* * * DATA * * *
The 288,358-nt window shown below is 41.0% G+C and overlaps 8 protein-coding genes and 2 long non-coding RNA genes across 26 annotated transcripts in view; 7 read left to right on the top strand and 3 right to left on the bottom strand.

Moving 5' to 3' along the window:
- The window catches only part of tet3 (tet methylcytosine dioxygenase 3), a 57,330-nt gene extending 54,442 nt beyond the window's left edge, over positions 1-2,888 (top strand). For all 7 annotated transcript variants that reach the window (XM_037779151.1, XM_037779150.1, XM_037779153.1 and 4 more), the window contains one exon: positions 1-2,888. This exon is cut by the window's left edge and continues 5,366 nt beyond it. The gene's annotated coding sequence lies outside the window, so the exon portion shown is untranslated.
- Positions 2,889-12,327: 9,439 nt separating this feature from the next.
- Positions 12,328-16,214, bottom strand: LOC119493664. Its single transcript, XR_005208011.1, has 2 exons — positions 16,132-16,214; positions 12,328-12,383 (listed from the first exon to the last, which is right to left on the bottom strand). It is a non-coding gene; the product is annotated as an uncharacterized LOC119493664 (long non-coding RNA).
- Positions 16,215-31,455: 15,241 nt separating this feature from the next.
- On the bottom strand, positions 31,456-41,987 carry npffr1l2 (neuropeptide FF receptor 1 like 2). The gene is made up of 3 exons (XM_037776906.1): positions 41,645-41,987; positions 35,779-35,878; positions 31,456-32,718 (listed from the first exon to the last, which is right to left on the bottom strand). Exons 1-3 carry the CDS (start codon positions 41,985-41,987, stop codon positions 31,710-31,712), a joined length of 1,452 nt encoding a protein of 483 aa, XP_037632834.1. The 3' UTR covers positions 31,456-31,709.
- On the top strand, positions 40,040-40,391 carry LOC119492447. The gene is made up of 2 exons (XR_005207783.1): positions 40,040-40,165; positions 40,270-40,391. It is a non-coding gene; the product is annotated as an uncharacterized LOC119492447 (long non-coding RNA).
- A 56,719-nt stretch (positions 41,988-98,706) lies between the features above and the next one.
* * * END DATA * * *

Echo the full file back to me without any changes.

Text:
The 288,358-nt window shown below is 41.0% G+C and overlaps 8 protein-coding genes and 2 long non-coding RNA genes across 26 annotated transcripts in view; 7 read left to right on the top strand and 3 right to left on the bottom strand.

Moving 5' to 3' along the window:
- The window catches only part of tet3 (tet methylcytosine dioxygenase 3), a 57,330-nt gene extending 54,442 nt beyond the window's left edge, over positions 1-2,888 (top strand). For all 7 annotated transcript variants that reach the window (XM_037779151.1, XM_037779150.1, XM_037779153.1 and 4 more), the window contains one exon: positions 1-2,888. This exon is cut by the window's left edge and continues 5,366 nt beyond it. The gene's annotated coding sequence lies outside the window, so the exon portion shown is untranslated.
- Positions 2,889-12,327: 9,439 nt separating this feature from the next.
- Positions 12,328-16,214, bottom strand: LOC119493664. Its single transcript, XR_005208011.1, has 2 exons — positions 16,132-16,214; positions 12,328-12,383 (listed from the first exon to the last, which is right to left on the bottom strand). It is a non-coding gene; the product is annotated as an uncharacterized LOC119493664 (long non-coding RNA).
- Positions 16,215-31,455: 15,241 nt separating this feature from the next.
- On the bottom strand, positions 31,456-41,987 carry npffr1l2 (neuropeptide FF receptor 1 like 2). The gene is made up of 3 exons (XM_037776906.1): positions 41,645-41,987; positions 35,779-35,878; positions 31,456-32,718 (listed from the first exon to the last, which is right to left on the bottom strand). Exons 1-3 carry the CDS (start codon positions 41,985-41,987, stop codon positions 31,710-31,712), a joined length of 1,452 nt encoding a protein of 483 aa, XP_037632834.1. The 3' UTR covers positions 31,456-31,709.
- On the top strand, positions 40,040-40,391 carry LOC119492447. The gene is made up of 2 exons (XR_005207783.1): positions 40,040-40,165; positions 40,270-40,391. It is a non-coding gene; the product is annotated as an uncharacterized LOC119492447 (long non-coding RNA).
- A 56,719-nt stretch (positions 41,988-98,706) lies between the features above and the next one.